The major goals of the ERAS pathway are to optimize the surgical experience for patients and improve their clinical outcomes. The patient population undergoing spine and peripheral nerve surgery is indeed heterogeneous. This care paradigm relies on the multidisciplinary and collaborative care of all individuals involved in the patient’s surgical journey to engage in the patient’s care in a relatively standardized fashion. We believe that the incremental benefits of the various elements of the ERAS pathway translate into improved overall care in the form of a reduction in opioid use.

Future directions aim to include cost-effectiveness of the ERAS protocol as well as PRO measures with well-validated questionnaires such as the Patient-Reported Outcomes Measurement Information System (PROMIS), ODI, NDI, and EQ-5D. PROs have become the gold standard to measure clinical efficacy after a surgical intervention,4,28 and such questionnaires in the pre- and postoperative time points provide both the patient and the neurosurgeon with insight into the patient’s overall clinical function and improvement. We also hope to study the effects of the ERAS protocol on overall health, such as long-term improvements in BMI and A1C.

Limitations of the Study

There are several limitations to this study. This is a prospective cohort analysis limited by a moderate sample size. The control group is a historical one, and the data were reviewed retrospectively. Randomization and blinding were not performed. Data collection is limited to the information provided in medical records. Minor protocol deviations from this multimodal pathway were not well documented and are difficult to assess. Baseline activity level and cognitive function can lead to bias within the ERAS or control groups. Differences in these factors were not fully explored but could introduce selection bias. We hope that a future randomized controlled design can help eliminate any forms of selection bias. Although we monitored medical comorbidities and assessed for overall trends, we have not yet studied the compliance of patients in performing all recommended preoperative consultations. However, we believe that the value of a formalized ERAS pathway allows for better surgical education for patients preoperatively. Because expectations drive patients’ outcomes, we believe that ERAS aids in aligning expectations and personalizing surgical education.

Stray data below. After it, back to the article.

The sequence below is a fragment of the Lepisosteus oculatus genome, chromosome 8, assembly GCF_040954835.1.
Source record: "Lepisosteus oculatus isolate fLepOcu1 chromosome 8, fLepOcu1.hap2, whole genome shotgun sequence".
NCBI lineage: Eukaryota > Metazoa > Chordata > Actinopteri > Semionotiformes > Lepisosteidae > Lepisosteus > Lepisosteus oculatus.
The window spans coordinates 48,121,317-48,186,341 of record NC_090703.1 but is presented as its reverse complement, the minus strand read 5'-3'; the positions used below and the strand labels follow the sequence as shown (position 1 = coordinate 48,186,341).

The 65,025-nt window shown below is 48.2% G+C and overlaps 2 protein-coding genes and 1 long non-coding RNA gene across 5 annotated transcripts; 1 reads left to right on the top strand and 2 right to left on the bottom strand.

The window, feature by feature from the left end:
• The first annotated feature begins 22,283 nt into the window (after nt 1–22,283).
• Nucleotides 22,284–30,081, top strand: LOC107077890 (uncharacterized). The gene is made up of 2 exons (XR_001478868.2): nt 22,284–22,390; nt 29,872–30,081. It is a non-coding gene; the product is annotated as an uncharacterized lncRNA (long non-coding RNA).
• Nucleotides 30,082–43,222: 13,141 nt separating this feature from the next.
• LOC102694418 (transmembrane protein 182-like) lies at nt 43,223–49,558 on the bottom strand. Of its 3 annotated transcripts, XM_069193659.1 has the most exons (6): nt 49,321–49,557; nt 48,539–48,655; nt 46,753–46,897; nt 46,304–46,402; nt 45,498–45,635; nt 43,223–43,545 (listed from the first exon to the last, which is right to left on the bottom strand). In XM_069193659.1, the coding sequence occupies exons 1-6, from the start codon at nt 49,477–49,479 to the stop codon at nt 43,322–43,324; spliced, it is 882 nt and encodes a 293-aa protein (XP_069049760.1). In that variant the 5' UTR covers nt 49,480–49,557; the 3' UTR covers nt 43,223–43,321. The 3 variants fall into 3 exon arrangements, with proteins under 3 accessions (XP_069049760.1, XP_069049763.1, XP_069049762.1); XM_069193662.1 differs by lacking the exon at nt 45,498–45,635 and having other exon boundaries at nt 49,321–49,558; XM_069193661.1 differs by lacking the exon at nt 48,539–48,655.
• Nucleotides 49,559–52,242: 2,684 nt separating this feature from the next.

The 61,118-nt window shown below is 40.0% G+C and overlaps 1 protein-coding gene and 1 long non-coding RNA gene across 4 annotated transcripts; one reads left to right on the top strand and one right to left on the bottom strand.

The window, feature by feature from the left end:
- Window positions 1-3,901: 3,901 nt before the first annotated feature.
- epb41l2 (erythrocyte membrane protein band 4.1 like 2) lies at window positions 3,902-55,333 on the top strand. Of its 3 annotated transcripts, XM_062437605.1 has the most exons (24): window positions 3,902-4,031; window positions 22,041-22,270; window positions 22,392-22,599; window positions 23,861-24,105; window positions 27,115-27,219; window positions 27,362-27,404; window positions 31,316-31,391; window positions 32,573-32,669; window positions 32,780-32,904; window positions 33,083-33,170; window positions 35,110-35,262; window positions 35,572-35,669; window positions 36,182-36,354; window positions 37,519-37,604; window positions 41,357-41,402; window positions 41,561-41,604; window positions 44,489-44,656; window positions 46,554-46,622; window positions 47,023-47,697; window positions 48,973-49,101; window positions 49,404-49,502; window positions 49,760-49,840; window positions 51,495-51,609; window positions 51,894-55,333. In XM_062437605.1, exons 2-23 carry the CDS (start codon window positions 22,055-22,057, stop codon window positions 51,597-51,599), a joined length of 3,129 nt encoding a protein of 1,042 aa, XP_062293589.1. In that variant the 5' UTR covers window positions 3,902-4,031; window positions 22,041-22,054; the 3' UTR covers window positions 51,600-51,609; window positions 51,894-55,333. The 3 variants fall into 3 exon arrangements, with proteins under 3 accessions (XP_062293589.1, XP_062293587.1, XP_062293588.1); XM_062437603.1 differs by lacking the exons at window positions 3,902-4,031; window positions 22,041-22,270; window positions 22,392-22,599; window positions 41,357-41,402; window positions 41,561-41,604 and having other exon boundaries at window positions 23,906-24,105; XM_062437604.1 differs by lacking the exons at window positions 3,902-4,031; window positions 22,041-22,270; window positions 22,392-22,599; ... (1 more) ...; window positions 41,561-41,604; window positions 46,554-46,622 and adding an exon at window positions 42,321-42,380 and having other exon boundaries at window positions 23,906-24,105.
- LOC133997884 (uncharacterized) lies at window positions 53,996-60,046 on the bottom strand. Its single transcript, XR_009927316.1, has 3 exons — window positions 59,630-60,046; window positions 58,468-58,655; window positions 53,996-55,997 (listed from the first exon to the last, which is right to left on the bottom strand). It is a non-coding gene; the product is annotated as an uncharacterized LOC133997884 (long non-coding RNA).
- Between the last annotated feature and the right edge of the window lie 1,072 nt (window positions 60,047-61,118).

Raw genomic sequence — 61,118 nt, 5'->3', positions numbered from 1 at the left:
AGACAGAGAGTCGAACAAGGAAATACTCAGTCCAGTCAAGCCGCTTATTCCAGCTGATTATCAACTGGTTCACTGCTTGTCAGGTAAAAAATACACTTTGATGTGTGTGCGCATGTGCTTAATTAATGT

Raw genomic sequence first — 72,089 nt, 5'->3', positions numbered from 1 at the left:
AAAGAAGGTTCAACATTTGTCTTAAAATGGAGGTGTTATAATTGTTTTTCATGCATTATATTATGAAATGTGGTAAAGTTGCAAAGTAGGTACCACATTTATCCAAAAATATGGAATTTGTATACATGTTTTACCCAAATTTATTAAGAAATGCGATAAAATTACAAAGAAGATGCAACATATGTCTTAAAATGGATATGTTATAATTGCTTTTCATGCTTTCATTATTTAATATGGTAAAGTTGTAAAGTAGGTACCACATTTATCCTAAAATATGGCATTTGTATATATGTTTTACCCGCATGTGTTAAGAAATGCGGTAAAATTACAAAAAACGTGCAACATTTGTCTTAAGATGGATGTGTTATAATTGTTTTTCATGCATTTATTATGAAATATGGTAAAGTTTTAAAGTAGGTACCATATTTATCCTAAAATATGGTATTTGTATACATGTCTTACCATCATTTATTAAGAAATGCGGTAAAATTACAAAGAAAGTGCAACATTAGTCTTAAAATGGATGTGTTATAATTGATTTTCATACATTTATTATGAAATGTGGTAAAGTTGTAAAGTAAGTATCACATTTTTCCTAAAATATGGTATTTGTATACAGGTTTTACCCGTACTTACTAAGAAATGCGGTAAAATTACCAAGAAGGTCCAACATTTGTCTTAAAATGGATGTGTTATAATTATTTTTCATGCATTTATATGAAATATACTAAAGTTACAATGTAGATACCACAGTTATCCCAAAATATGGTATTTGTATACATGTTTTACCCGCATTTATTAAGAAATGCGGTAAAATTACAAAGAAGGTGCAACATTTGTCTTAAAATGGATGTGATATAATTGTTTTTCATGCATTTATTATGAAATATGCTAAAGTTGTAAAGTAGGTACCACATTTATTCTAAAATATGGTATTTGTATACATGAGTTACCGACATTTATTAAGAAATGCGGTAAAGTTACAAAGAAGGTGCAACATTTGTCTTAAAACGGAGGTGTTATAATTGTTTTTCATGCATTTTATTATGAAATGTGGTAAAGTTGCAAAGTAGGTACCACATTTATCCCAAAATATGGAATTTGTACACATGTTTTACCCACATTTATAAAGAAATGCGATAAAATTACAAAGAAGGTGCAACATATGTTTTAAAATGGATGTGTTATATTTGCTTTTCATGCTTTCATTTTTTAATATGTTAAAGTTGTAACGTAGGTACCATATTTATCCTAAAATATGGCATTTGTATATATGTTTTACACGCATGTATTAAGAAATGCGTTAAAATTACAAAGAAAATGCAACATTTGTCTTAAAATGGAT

Despite these limitations, this study demonstrates the safety and efficacy of our Penn Neurosurgery ERAS protocol. We continue to refine the pathway and monitor outcomes. An ERAS pathway similar to this one can be safely incorporated in other centers performing spine and peripheral nerve surgery and, based on these data, has the potential to result in improved outcomes.

Conclusions

ERAS engages each aspect of the patient’s surgical journey in order to improve outcomes in a multidisciplinary, multimodal approach. In the patient undergoing elective spine and peripheral nerve surgery, ERAS is feasible and necessary to optimize the value of neurosurgical care. The present study has shown that our ERAS protocol greatly improves postoperative mobilization and ambulation and, most importantly, has the potential to safely reduce opioid use both in the perioperative period and at 1 month after surgery, with important potential for relief of chronic opioid dependence.

Acknowledgments